24. 4.1 Vectors on a map 2 • To get the answer, you figure out your east−west changes and your north−south changes separately. origin = (0 , 0)

  25. 4.1 Vectors on a map 3 • Your first movement has a velocity vector of +2 m/s, west-east (x-axis). • After 10 seconds your change in position is +20 meters (east on x-axis). Distance is velocity x time (d = v x t) d = 2 m/s x 10 s = +20 m

  26. 4.1 Vectors on a map 4 • Your second movement has a velocity vector of −2 m/s north−south (y-axis) • In 10 seconds you move −20 meters (south is negative on y-axis) New position = (+20 , -20) d = 2 m/s x 10 s = -20 m

  27. Solving Problems A train travels at 100 km/h heading east to reach a town in 4 hours. The train then reverses and heads west at 50 km/h for 4 hours. What is the train’s position now? • Looking for: • …train’s new position • Given: • …velocity = +100 km/h, east ; time = 4 h • …velocity = -50 km/h, west ; time = 4 h • Relationships: • change in position = velocity × time

  28. Solving Problems • Solution: • 1st change in position: • (+100 km/h) × (4 h) = +400 km • 2nd change in position: • (−50 km/h) × (4 h) = −200 km • Final position: • (+400 km) + (−200 km) = +200 km • The train is 200 km east of where it started.

  29. Chapter Four: Motion • 4.1 Position, Speed and Velocity • 4.2 Graphs of Motion • 4.3 Acceleration

  30. Section 4.2 Learning Goals • Construct and analyze graphs of position versus time, and speed versus time. • Recognize and explain how the slope of a line describes the motion of an object. • Explain the meaning of constant speed.

  31. 4.2 Graphs of Motion • Constant speed means the speed stays the same. • An object moving at a constant speed always creates a position vs. time graph that is a straight line.

  32. 4.2 Graphs of Motion • The data shows the runner took 10 seconds to run each 50-meter segment. • Because the time was the same for each segment, you know the speed was the same for each segment.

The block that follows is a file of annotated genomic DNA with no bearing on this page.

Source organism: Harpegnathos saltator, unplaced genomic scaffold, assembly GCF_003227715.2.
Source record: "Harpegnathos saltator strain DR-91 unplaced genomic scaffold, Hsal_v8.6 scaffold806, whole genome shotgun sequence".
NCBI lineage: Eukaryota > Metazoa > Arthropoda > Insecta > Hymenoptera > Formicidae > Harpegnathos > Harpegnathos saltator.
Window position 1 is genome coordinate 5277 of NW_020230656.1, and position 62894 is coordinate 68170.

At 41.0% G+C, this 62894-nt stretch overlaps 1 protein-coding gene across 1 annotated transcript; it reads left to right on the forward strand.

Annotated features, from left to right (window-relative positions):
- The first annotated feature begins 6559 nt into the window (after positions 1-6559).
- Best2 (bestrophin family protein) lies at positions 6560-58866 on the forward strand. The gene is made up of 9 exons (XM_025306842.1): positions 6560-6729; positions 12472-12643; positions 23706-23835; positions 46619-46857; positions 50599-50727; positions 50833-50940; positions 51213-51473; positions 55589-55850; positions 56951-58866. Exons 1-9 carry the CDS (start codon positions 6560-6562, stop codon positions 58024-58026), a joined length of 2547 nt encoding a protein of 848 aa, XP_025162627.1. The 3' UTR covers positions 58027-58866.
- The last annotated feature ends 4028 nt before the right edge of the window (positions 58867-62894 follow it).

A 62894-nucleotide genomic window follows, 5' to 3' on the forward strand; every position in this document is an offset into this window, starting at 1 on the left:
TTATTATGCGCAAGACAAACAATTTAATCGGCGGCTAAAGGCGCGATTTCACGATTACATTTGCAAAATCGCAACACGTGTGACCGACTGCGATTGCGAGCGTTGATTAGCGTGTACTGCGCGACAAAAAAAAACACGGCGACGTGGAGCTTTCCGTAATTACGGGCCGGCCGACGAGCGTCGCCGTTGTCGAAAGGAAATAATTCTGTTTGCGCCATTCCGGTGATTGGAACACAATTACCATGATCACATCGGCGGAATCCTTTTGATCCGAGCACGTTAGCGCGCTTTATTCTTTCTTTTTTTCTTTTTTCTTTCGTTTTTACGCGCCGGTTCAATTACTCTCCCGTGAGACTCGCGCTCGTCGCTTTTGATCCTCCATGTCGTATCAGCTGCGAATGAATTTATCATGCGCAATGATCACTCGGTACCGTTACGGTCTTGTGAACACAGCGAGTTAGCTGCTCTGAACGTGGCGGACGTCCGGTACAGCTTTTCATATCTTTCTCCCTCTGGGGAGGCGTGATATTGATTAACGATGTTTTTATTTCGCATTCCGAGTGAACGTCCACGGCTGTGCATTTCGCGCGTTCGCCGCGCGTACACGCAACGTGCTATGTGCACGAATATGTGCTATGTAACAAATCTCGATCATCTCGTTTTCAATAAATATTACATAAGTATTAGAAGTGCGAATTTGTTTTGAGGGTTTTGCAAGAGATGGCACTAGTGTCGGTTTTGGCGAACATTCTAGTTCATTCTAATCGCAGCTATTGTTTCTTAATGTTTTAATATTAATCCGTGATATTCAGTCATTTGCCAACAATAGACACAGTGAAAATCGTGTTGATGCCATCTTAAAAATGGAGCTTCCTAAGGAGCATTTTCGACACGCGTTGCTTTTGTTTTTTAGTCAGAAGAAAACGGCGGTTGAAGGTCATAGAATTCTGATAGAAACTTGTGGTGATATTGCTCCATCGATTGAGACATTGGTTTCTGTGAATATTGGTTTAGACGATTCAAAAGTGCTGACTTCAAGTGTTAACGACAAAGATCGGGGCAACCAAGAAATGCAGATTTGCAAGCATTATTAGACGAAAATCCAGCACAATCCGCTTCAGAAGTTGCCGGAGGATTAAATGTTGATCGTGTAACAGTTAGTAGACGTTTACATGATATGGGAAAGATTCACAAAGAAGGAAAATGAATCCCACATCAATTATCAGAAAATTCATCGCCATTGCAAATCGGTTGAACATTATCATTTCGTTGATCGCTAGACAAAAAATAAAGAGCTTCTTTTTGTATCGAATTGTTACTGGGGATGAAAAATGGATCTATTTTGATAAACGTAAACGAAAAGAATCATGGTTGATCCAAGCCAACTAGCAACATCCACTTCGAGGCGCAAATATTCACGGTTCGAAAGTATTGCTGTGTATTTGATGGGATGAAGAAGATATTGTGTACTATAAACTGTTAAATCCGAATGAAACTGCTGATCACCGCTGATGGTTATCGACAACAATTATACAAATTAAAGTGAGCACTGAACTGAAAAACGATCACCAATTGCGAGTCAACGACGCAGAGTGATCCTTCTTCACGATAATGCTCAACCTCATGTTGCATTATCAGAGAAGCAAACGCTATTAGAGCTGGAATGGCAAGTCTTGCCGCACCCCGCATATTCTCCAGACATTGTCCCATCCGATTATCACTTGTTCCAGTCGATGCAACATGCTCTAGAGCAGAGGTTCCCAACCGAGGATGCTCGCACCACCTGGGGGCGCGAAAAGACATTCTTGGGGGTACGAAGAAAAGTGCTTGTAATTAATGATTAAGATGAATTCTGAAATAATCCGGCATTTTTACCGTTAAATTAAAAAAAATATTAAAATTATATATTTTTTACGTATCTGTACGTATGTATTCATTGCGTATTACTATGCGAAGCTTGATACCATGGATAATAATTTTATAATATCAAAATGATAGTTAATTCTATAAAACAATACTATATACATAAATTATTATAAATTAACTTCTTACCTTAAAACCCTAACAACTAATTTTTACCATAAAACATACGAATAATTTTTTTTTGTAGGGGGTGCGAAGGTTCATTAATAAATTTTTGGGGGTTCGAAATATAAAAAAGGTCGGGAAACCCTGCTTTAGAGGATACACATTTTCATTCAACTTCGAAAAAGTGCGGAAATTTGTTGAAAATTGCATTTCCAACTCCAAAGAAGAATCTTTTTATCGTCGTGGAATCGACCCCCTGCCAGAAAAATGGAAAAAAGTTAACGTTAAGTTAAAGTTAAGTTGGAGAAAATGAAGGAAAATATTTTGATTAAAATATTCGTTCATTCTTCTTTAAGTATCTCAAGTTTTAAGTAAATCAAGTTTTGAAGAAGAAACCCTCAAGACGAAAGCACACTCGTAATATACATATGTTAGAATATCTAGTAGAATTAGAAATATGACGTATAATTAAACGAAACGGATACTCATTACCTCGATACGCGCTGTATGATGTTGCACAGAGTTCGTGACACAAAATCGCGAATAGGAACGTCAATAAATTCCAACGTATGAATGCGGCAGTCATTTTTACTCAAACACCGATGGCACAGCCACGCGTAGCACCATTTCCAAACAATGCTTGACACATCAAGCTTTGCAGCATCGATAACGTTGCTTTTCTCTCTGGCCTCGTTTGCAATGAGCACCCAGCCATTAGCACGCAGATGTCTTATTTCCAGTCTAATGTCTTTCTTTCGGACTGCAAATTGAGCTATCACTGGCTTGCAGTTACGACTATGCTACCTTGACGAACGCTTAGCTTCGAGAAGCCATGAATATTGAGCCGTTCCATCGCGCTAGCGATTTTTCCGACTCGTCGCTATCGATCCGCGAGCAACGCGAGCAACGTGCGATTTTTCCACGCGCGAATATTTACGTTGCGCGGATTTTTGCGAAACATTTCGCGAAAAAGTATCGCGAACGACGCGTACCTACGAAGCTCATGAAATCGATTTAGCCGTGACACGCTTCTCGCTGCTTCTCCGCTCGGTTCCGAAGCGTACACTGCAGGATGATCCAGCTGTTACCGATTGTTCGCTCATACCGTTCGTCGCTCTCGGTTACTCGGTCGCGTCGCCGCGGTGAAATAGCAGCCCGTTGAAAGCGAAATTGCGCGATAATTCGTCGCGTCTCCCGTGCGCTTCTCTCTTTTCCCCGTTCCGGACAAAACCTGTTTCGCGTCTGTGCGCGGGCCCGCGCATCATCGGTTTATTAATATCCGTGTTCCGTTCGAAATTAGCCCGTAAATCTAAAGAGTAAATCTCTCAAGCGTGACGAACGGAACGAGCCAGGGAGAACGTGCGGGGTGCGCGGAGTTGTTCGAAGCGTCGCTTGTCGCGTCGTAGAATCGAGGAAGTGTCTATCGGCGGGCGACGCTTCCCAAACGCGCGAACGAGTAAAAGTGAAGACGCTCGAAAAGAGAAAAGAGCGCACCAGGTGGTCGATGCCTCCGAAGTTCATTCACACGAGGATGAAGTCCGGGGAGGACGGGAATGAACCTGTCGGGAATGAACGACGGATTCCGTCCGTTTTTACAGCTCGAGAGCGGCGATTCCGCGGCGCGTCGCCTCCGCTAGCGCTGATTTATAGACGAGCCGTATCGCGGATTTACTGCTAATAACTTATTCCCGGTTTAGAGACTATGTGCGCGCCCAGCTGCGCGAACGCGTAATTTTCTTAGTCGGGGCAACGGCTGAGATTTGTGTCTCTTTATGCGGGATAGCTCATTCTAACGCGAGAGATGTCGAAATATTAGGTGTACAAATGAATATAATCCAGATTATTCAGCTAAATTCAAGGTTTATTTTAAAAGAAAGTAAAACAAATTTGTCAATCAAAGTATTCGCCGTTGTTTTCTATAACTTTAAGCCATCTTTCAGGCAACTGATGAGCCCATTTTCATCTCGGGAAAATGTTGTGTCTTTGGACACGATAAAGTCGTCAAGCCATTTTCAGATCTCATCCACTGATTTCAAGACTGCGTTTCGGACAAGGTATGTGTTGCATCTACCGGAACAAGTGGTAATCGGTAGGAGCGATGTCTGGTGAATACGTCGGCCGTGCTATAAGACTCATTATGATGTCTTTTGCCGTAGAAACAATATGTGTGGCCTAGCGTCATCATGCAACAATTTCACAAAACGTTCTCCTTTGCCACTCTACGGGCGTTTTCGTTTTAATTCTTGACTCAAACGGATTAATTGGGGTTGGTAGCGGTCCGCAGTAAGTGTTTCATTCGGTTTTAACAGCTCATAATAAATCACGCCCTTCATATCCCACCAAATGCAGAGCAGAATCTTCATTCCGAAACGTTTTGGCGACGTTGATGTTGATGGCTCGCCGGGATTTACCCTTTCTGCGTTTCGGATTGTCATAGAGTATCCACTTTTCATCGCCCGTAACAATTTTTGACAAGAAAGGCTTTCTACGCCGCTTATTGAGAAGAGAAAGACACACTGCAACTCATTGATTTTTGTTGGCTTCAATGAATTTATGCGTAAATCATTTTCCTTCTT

33. 4.2 Graphs of Motion • You can use position vs. time graphs to compare the motion of different objects. • The steeper line on a position vs. time graph means a faster speed.

  34. 4.2 Slope • The slope of a line is the ratio of the “rise” to the “run”. • The steepness of a line is measured by finding its slope.

  35. 4.2 Graphs of changing motion • Objects rarely move at the same speed for a long period of time. • A speed vs. time graph is also useful for showing the motion of an object that is speeding up or slowing down.

  36. On the graph, the length is equal to the time and the height is equal to the speed. • Suppose we draw a rectangle on the speed vs. time graph between the x-axis and the line showing the speed. • The area of the rectangle is equal to its length times its height. 4.2 Graphs of changing motion Fill In graph

  37. Fill in the graphs

  38. Christopher borrowed his mother’s car to run a quick errand. Use the graph to answer questions about his trip. How far did Christopher’s car travel between points A and B? How much time did it take for Christopher to travel from point A to point B? Describe the motion of Christopher’s car between points B and C. What is the speed of the car between points A and B? Christopher’s Road Trip

  39. How would you describe the slope of the graph between points D and E? What does a negative slope tell you about the direction the car is traveling? Is Christopher traveling faster between points A and B or points F and G? How can you tell? What happens at point G?

  40. Chapter Four: Motion • 4.1 Position, Speed and Velocity • 4.2 Graphs of Motion • 4.3 Acceleration

  41. Section 4.3 Learning Goals • Define acceleration. • Determine acceleration by mathematical and graphical means. • Explain the role of acceleration in describing curved motion and objects in free fall.

  42. Key Question: What is acceleration? Investigation 4B Acceleration